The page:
My First Kaf­ka: Run­aways, Rodents, and Giant Bugs

Matthue Roth; Rohan Daniel Eason, illus.
  • Review
By – February 27, 2013
A children’s Kaf­ka seems somewhat…well… errr…Kafkaesque. But, truth be told, chil­dren do live in a world where the unex­pect­ed is pret­ty much expect­ed; it’s all quite new and not-yet-expe­ri­enced and it must seem some­what ran­dom and strange. Kaf­ka him­self was writ­ing for the pre­ver­bal, not-yet-log­i­cal, com­plete­ly expe­ri­en­tial child in all of us. So maybe this book makes more sense than one might think at first glance. It’s a retelling of some of Kafka’s tales, most notably The Meta­mor­pho­sis, in sim­ple but poet­ic form accom­pa­nied by stark black and white, expres­sive, and very humor­ous illus­tra­tions. Kafka’s eerie, creepy, won­drous but mat­ter-of-fact mood is well con­veyed and the lan­guage is simul­ta­ne­ous­ly sim­ple and sophis­ti­cat­ed. This would make an unusu­al but high­ly effec­tive read-aloud and would pro­voke all kinds of dis­cus­sion with a child about real­i­ty, imag­i­na­tion, night­mares, and per­cep­tion. It’s off­beat, way off the beat­en track and star­tling­ly, refresh­ing­ly, orig­i­nal. Rec­om­mend­ed for ages five and up and for par­ents who love shar­ing the dark­er side of real­i­ty.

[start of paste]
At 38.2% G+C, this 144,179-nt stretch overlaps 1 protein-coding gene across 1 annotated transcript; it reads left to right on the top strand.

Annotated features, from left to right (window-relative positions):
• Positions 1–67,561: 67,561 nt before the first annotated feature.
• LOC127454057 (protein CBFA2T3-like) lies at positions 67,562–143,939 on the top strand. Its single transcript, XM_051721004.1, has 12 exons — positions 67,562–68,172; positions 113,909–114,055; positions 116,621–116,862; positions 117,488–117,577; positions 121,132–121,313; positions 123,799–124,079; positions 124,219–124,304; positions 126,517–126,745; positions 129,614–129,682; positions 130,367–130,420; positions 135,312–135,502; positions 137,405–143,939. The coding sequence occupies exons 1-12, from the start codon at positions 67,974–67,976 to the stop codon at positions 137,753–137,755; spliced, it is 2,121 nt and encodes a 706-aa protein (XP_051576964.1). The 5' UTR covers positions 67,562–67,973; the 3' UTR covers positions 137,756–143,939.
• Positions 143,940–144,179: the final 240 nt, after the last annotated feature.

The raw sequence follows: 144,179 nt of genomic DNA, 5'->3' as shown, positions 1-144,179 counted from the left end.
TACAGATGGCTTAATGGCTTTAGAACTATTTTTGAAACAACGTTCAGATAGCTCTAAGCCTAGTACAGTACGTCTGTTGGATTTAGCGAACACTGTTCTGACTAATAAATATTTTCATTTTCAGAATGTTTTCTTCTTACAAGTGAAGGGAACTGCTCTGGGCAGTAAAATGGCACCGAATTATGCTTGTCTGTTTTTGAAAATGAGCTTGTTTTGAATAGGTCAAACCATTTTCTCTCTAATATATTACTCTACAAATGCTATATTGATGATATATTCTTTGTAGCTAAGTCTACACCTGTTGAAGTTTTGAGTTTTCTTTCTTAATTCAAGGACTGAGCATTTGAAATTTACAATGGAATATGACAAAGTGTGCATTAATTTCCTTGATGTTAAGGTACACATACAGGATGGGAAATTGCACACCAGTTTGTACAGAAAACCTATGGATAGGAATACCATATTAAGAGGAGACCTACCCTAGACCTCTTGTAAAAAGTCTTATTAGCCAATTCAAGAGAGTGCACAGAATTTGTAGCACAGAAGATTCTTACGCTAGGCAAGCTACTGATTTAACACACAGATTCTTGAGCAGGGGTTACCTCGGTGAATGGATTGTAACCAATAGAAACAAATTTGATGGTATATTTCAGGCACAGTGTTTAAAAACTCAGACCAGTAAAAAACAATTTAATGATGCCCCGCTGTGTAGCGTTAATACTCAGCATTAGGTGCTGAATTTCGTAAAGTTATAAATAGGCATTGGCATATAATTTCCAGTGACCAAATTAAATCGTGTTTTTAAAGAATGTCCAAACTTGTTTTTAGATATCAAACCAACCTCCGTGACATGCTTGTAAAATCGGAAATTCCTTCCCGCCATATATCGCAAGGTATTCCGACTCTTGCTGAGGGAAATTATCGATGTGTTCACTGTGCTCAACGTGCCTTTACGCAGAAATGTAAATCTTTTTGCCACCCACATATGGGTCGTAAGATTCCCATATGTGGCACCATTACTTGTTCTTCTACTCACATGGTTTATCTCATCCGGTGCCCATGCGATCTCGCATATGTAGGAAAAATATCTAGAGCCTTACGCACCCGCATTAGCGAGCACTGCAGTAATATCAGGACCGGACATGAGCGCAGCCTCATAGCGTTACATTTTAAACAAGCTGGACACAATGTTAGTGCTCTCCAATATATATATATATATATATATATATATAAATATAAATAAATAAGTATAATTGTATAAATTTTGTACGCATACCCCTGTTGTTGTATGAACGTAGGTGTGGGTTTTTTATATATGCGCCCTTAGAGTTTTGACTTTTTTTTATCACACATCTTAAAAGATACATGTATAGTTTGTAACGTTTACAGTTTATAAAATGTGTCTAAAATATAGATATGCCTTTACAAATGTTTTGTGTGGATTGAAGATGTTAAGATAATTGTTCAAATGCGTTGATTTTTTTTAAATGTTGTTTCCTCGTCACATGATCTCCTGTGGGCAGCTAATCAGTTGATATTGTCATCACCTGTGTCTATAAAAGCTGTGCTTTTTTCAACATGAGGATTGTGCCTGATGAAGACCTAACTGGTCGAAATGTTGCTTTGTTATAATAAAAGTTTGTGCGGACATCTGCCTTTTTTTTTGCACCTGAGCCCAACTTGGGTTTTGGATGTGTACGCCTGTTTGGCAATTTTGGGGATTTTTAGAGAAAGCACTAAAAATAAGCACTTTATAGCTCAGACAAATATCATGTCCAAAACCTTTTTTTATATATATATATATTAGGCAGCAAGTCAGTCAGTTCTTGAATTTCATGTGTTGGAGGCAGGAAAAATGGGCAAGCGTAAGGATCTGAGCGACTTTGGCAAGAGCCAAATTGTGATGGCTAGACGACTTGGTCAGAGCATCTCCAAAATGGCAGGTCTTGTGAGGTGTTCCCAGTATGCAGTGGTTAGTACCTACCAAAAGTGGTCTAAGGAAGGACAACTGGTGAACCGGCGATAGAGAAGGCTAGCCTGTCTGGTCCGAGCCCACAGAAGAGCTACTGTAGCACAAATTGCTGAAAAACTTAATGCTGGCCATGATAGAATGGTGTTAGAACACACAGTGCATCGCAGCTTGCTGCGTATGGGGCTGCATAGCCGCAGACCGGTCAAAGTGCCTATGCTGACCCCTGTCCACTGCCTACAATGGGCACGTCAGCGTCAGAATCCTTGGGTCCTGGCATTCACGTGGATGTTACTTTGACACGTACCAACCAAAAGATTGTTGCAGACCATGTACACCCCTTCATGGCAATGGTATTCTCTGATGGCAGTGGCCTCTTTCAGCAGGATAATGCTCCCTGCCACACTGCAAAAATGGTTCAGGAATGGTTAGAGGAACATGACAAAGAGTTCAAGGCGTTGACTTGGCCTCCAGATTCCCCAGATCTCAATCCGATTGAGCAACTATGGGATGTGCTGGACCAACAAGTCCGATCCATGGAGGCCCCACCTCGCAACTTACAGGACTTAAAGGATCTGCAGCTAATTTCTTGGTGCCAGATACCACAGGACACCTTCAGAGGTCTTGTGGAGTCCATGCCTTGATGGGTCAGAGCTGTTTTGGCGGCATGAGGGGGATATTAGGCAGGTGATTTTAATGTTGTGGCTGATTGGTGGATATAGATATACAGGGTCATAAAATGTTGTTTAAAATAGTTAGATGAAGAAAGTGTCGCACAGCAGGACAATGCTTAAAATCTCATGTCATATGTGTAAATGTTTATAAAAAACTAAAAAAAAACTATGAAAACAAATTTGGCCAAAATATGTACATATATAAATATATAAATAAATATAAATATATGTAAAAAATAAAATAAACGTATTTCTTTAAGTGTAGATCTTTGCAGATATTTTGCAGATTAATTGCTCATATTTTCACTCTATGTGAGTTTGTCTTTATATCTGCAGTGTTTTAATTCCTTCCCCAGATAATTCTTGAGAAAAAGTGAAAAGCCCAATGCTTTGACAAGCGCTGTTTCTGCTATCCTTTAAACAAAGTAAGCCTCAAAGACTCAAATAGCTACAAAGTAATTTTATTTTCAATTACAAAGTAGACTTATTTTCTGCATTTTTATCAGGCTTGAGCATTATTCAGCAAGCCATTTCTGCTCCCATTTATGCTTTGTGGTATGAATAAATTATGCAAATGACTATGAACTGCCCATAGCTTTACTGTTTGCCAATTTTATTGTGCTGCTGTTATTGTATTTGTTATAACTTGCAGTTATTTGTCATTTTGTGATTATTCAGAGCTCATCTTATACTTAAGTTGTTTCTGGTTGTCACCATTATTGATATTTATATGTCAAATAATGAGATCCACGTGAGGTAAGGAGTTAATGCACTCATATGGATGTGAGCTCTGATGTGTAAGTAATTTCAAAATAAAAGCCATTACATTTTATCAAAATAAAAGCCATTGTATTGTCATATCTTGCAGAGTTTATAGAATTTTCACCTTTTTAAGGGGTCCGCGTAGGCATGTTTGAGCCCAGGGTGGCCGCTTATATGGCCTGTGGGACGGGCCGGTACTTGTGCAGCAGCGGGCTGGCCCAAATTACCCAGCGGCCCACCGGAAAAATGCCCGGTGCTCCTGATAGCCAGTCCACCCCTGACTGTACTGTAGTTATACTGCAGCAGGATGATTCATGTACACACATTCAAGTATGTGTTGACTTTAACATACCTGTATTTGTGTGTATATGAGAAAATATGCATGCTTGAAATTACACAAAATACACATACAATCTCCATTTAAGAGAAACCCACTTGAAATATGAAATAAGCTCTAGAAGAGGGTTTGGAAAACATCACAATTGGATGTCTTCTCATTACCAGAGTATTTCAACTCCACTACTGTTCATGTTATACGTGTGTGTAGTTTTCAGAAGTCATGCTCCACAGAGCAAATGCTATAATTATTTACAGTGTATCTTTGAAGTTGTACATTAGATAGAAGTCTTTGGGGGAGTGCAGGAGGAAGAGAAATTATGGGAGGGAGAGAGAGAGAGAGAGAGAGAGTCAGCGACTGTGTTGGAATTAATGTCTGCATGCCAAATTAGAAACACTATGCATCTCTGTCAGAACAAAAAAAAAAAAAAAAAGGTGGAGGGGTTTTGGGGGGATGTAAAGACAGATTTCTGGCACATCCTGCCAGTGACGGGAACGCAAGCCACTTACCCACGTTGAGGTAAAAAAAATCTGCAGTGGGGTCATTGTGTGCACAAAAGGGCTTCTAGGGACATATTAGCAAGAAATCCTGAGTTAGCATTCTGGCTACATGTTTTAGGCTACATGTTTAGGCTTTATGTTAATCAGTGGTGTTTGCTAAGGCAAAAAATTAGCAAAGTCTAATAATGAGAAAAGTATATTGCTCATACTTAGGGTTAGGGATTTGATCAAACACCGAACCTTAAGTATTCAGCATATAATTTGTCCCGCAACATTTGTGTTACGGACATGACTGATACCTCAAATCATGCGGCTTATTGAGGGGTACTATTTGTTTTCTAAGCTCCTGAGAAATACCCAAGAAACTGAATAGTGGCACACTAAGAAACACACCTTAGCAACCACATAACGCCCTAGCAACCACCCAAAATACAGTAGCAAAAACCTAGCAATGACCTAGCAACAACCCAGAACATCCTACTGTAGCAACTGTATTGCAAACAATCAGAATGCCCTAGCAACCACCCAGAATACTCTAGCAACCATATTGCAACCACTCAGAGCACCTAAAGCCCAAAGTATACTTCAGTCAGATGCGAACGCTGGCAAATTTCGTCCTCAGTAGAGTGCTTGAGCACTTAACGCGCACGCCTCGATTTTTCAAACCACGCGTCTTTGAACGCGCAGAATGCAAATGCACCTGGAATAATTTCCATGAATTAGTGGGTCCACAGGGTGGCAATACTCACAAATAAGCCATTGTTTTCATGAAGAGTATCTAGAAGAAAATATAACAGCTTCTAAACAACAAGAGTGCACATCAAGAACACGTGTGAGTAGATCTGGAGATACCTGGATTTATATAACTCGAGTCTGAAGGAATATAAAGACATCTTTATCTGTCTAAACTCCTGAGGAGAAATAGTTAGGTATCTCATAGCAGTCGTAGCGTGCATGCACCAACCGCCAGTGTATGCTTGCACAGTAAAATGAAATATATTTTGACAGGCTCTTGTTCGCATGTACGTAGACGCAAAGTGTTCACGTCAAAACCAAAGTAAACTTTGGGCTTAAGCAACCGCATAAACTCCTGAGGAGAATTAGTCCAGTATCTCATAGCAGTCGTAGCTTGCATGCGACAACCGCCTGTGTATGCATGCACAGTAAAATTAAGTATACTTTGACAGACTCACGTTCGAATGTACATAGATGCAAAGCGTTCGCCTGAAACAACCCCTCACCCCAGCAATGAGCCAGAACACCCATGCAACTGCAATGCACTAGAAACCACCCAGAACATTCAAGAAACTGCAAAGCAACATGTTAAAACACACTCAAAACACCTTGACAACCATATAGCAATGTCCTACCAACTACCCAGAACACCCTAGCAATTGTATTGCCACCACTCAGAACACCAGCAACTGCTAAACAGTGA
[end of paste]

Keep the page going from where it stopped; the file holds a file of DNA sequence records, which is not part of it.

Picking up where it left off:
Read Matthue Roth’s Posts for the Vis­it­ing Scribe

Michal Hoschan­der Malen is the edi­tor of Jew­ish Book Coun­cil’s young adult and children’s book reviews. A for­mer librar­i­an, she has lec­tured on top­ics relat­ing to lit­er­a­cy, run book clubs, and loves to read aloud to her grandchildren.

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